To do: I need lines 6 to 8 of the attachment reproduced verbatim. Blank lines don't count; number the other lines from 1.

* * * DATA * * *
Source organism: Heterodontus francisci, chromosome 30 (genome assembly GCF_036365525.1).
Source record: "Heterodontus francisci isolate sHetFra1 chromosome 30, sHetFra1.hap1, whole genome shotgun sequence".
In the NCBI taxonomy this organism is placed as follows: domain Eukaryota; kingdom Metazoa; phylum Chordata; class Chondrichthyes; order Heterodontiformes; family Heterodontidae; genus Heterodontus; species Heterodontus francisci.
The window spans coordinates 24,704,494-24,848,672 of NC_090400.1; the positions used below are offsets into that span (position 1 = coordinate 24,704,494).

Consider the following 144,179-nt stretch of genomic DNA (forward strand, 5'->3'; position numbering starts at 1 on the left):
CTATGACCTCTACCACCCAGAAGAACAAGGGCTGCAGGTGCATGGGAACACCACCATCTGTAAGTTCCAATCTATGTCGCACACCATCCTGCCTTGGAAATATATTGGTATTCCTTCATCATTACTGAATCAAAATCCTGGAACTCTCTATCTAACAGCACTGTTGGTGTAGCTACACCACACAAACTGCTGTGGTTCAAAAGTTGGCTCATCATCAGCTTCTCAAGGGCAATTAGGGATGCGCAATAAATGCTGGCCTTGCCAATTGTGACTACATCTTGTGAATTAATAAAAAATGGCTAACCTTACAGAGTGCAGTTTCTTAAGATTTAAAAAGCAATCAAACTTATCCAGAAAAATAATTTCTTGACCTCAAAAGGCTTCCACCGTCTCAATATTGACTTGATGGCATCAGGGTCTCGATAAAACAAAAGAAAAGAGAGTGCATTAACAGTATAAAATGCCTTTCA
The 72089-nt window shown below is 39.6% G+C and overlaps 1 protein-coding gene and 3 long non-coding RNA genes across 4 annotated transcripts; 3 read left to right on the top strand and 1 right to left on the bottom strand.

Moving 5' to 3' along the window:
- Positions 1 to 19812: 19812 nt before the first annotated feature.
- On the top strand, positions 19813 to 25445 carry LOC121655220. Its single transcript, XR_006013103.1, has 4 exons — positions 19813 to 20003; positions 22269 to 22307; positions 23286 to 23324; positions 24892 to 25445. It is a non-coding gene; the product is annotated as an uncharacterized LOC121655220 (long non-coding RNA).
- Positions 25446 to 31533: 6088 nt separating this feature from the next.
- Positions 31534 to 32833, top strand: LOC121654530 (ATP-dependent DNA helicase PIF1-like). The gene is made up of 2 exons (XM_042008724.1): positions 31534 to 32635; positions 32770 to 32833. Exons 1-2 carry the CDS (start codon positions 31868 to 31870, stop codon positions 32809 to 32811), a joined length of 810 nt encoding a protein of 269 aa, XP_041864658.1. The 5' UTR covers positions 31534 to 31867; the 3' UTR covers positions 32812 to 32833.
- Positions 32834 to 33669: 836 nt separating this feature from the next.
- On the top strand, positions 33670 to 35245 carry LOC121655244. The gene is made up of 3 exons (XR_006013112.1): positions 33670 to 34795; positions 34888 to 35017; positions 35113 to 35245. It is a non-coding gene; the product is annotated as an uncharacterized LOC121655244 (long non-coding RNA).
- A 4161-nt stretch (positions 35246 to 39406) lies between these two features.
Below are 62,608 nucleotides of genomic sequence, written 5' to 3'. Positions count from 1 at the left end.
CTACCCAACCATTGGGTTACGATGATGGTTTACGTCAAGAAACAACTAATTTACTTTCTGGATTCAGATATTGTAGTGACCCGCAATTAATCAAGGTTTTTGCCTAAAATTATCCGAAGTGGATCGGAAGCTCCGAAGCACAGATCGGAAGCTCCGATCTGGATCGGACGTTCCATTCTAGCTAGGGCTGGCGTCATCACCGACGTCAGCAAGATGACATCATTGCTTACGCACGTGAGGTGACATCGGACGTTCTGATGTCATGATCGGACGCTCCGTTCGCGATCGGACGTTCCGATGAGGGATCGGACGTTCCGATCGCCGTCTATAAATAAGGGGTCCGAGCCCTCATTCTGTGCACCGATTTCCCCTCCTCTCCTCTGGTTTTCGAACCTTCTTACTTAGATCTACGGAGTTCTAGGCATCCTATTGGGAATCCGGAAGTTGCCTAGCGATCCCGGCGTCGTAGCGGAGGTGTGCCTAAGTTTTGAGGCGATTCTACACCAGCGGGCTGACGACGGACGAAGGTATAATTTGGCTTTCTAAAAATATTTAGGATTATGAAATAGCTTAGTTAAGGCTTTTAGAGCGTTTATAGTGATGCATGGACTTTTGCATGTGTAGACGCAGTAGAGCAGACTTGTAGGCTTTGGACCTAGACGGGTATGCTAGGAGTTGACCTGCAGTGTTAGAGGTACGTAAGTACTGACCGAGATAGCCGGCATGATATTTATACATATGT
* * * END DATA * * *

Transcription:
CTATGACCTCTACCACCCAGAAGAACAAGGGCTGCAGGTGCATGGGAACACCACCATCTGTAAGTTCCAATCTATGTCGCACACCATCCTGCCTTGGAAATATATTGGTATTCCTTCATCATTACTGAATCAAAATCCTGGAACTCTCTATCTAACAGCACTGTTGGTGTAGCTACACCACACAAACTGCTGTGGTTCAAAAGTTGGCTCATCATCAGCTTCTCAAGGGCAATTAGGGATGCGCAATAAATGCTGGCCTTGCCAATTGTGACTACATCTTGTGAATTAATAAAAAATGGCTAACCTTACAGAGTGCAGTTTCTTAAGATTTAAAAAGCAATCAAACTTATCCAGAAAAATAATTTCTTGACCTCAAAAGGCTTCCACCGTCTCAATATTGACTTGATGGCATCAGGGTCTCGATAAAACAAAAGAAAAGAGAGTGCATTAACAGTATAAAATGCCTTTCA
The 72089-nt window shown below is 39.6% G+C and overlaps 1 protein-coding gene and 3 long non-coding RNA genes across 4 annotated transcripts; 3 read left to right on the top strand and 1 right to left on the bottom strand.

Moving 5' to 3' along the window: